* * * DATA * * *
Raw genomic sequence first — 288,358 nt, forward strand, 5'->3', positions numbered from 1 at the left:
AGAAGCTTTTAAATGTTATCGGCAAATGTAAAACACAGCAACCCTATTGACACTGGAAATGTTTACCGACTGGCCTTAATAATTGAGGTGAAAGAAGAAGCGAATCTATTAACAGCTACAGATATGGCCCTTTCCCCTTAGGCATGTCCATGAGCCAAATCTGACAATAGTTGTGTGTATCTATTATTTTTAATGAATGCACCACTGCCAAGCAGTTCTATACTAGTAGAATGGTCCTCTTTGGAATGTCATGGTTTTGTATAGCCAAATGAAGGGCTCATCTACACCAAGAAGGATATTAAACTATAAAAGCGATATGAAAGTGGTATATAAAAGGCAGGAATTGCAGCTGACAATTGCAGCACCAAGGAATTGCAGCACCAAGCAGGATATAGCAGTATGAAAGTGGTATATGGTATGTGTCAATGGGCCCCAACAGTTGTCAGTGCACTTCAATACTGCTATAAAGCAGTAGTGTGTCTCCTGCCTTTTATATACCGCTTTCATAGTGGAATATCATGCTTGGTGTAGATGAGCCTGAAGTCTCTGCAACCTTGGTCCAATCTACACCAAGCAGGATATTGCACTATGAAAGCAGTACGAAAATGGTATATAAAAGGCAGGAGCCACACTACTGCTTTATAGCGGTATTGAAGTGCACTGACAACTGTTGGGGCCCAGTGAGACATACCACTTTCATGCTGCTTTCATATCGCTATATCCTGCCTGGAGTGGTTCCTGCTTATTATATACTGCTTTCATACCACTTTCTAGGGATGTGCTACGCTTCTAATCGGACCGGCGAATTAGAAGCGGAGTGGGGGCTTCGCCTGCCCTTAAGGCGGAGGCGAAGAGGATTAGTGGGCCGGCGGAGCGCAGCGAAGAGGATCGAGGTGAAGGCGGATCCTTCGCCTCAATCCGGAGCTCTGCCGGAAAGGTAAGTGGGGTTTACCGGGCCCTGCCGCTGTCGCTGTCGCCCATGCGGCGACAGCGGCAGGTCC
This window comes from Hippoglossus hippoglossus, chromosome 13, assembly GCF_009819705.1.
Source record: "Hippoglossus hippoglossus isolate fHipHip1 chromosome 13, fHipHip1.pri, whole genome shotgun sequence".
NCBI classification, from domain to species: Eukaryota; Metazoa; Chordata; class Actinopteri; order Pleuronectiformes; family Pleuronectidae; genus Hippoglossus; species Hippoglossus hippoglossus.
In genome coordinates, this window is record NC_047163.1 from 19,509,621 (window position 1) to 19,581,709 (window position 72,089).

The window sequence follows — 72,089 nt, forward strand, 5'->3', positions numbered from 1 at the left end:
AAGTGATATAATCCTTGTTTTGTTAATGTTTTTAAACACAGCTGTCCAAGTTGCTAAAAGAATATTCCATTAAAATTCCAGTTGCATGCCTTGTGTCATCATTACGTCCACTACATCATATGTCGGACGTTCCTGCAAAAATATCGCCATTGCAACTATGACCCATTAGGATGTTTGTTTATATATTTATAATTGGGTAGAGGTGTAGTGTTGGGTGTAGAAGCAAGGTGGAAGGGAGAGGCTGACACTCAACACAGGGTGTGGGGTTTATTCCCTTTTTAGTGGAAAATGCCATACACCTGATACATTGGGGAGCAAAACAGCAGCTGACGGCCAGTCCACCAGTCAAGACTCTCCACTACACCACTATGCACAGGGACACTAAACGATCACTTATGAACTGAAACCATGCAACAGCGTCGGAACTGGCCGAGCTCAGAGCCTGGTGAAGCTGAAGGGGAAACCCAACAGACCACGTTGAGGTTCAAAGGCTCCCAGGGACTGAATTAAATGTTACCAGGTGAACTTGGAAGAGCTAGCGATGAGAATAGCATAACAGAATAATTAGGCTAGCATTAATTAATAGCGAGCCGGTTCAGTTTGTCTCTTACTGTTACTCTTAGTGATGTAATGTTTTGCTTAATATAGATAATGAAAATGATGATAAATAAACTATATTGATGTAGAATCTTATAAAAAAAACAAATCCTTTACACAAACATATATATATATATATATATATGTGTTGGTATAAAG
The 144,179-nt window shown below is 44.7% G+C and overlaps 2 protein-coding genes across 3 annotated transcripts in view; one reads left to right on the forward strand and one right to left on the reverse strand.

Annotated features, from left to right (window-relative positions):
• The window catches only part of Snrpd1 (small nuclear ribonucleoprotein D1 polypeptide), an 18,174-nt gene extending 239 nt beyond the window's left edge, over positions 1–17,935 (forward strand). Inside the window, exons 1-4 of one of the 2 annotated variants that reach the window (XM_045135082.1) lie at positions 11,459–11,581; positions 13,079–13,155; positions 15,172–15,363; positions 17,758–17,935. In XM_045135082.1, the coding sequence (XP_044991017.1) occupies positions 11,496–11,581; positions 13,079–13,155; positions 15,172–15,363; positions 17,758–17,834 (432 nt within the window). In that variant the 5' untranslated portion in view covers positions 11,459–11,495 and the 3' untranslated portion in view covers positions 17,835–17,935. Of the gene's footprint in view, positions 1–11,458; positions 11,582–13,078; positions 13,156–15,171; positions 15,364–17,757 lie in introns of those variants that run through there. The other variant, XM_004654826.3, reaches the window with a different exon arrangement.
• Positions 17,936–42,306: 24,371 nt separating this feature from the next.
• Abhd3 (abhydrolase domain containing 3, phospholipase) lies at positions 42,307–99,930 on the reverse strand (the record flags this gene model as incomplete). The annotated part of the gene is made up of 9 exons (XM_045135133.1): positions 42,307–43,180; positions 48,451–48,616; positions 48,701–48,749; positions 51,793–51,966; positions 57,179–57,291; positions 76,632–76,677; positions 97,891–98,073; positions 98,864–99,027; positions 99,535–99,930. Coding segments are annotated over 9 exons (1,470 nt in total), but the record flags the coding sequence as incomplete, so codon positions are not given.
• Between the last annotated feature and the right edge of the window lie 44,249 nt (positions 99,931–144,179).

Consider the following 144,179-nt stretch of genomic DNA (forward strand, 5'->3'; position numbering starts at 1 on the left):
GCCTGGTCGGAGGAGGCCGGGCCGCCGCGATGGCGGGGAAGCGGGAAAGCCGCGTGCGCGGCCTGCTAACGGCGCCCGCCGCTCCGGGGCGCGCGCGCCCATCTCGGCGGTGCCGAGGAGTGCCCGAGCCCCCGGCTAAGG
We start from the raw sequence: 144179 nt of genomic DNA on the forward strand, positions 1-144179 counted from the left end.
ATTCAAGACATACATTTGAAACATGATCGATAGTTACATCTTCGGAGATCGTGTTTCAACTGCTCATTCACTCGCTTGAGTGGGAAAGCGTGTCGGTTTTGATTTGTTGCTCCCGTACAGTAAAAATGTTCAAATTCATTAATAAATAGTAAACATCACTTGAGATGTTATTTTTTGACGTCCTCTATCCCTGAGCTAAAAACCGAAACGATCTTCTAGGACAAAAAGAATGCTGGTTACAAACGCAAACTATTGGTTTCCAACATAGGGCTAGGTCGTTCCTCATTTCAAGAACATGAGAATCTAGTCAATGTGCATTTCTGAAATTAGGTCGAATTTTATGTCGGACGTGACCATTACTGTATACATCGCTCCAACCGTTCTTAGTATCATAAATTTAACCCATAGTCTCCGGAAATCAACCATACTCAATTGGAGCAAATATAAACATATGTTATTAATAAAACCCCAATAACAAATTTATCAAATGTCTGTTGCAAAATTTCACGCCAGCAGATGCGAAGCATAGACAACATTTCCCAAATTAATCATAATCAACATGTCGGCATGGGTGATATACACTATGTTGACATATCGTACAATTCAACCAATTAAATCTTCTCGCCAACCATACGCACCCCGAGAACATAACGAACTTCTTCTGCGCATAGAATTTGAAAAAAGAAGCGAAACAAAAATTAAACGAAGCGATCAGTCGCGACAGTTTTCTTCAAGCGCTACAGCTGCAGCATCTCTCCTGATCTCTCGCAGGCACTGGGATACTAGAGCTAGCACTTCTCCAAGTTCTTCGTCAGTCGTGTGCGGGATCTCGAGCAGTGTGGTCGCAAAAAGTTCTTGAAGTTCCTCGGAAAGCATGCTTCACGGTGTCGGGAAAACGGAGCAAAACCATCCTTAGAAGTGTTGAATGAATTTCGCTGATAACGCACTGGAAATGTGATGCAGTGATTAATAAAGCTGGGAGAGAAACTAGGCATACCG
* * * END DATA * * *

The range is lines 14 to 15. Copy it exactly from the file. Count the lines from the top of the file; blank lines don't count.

• Between the last annotated feature and the right edge of the window lie 44,249 nt (positions 99,931–144,179).

Consider the following 144,179-nt stretch of genomic DNA (forward strand, 5'->3'; position numbering starts at 1 on the left):